As we begin another calendar year, developments in technology are already shaking up the classroom and facilitating new teaching methods. But what are the key educational tech trends that will help schools to deliver new and innovative learning experiences in 2019, and how can technology help educators to meet their goals in the new year?
Here are five key edtech trends to look out for in 2019:
1. Future proof technology
Despite the benefits of educational technology, 86% of teachers are struggling with failing tech, with budgetary pressures often the reason for this (The State of Technology in Education, 2018/19).
In response, educational leaders must become smarter about where they spend their available budget. And, in 2019, we predict that more and more schools will adopt a strategic approach to IT spend as they seek to ensure that their technology is fit for purpose today, and tomorrow.
This includes things like considering the total cost of ownership before investing in any new edtech. Because, while it might be tempting to buy resources with a cheap upfront cost, this approach could cost you more money in the long run. Especially if the equipment requires ongoing maintenance and costly updates.
On the other hand, future-proofed, upgradeable technologies like Promethean ActivPanels require less maintenance, come with free software updates and a favourable warranty, thus making them a much smarter investment.
2. Pupil safety
Protecting pupils has always been important to teachers, and all schools take this responsibility incredibly seriously. But with the introduction of the General Data Protection Regulation (GDPR), issues around pupil (and parental) data protection are set to be front of mind throughout 2019.
Crucially, over the next year and beyond, data protection and broader issues around online security will need to evolve from an IT issue to a school-wide concern. And there are signs that this is already happening with teacher training on safeguarding an identified priority for almost 73% of heads and deputies (The State of Technology in Education, 2018/19).
3. Cloud technology
In 2018, we argued that cloud computing would continue to make learning a more streamlined experience for pupils, and allow educators to increase their reach and share information without increased expenditure, or additional time pressure. This trend carries forward into 2019.
Helping schools to make the best use of their ICT budget and work towards their strategic visions.
Benefits of cloud computing for schools:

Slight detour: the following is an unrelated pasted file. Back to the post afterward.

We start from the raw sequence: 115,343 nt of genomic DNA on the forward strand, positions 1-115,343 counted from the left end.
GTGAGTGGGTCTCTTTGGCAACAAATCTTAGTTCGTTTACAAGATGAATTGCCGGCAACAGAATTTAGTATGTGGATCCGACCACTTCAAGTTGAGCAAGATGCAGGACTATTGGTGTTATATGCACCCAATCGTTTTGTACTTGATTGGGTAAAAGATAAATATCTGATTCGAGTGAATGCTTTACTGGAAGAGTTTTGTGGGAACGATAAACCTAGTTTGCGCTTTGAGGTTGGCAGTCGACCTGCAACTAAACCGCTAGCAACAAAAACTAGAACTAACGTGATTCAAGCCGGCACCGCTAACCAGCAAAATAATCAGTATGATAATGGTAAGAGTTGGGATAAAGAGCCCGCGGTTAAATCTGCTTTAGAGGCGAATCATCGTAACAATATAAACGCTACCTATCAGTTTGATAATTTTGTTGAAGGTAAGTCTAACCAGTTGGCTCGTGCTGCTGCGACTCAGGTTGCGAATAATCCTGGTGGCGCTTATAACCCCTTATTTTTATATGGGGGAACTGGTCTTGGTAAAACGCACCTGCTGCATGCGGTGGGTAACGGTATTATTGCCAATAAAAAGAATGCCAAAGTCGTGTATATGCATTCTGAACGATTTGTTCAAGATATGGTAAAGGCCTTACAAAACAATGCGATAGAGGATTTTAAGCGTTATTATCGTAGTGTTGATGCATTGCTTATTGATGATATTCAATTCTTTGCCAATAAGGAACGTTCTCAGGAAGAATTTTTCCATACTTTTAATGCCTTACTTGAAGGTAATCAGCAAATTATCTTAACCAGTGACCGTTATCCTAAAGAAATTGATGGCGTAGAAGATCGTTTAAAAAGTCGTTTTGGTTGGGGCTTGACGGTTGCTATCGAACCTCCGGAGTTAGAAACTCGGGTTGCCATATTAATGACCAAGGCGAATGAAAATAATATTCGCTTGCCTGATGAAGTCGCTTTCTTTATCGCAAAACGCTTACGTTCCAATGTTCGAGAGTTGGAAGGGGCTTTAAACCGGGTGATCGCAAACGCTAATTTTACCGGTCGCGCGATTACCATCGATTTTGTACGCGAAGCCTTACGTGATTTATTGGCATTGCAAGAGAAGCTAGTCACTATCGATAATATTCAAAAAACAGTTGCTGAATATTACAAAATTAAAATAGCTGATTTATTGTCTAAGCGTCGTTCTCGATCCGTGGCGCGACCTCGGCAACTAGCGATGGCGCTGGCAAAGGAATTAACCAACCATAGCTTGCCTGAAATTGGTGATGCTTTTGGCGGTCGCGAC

- Provide access to the very best IT at an affordable price (often on a subscription basis)
- Provide easy access to resources across numerous platforms
- Help teachers to wirelessly share their lessons and download and use their favourite apps
- Support new pedagogical practices such as flipped learning
- Facilitate the active participation of pupils via instant assessment, while allowing teachers to mark and collate responses in real-time
- Support BYOD initiatives
- Facilitate more flexible, modern classroom arrangements
4. Front-of-class displays
When we talk about advancements in technology, it’s usually things like virtual and augmented reality, robotics and social media platforms that grab our attention. And these are shaking up the classroom. For example, teachers are increasingly using VR to capture educational minds and fire imaginations and discussions.
But in 2019, front-of-class technology remains popular, with over a quarter of educators identifying it as a critical growth area (The State of Technology in Education, 2018/19).
However, while teachers have long used this method to share knowledge and illustrate complex concepts there is no doubt that the way front-of-class technology is being used is changing.
Today, the best interactive panels are being used in conjunction with cloud-based lesson tools, tablets, online content, instant assessment tools, and apps to allow educators to enhance their teaching methods and improve attainment across their schools.
5. Technology to support educators
According to a conference organised by the NASUWT teaching union, fewer than a quarter of young teachers say they expect to stay in teaching long term. And, with more than one in ten young teachers spending 25 hours a week or more working overtime, it comes as no surprise that an excessive workload is one of the biggest reasons why young teachers say they may leave the profession.
Indeed, Education Secretary Damian Hinds admitted to head teachers at the annual Association of School and College Leaders conference that workload was “one of the biggest threats” to teacher recruitment and retention.
This is also backed up by the State of Technology in Education 2018/19 report which states that: “The majority of our total respondents (62%) believe teachers’ workload is contributing towards high levels of stress in schools.”
In response, in 2019 more must be done to provide the tools necessary to help support teachers on a day-to-day basis. This could include things like:
- Real-time assessment tools to reduce the marking burden
- Apps, online forms and video conferencing (e.g. Skype) to minimise the time spent undertaking face-to-face meetings while keeping the lines of communication open
- Lesson planning tools allow teachers to customise and share lesson content, quickly and easily
Of course, it’s also vital that schools invest in the training necessary to ensure that teachers are comfortable using such technologies.
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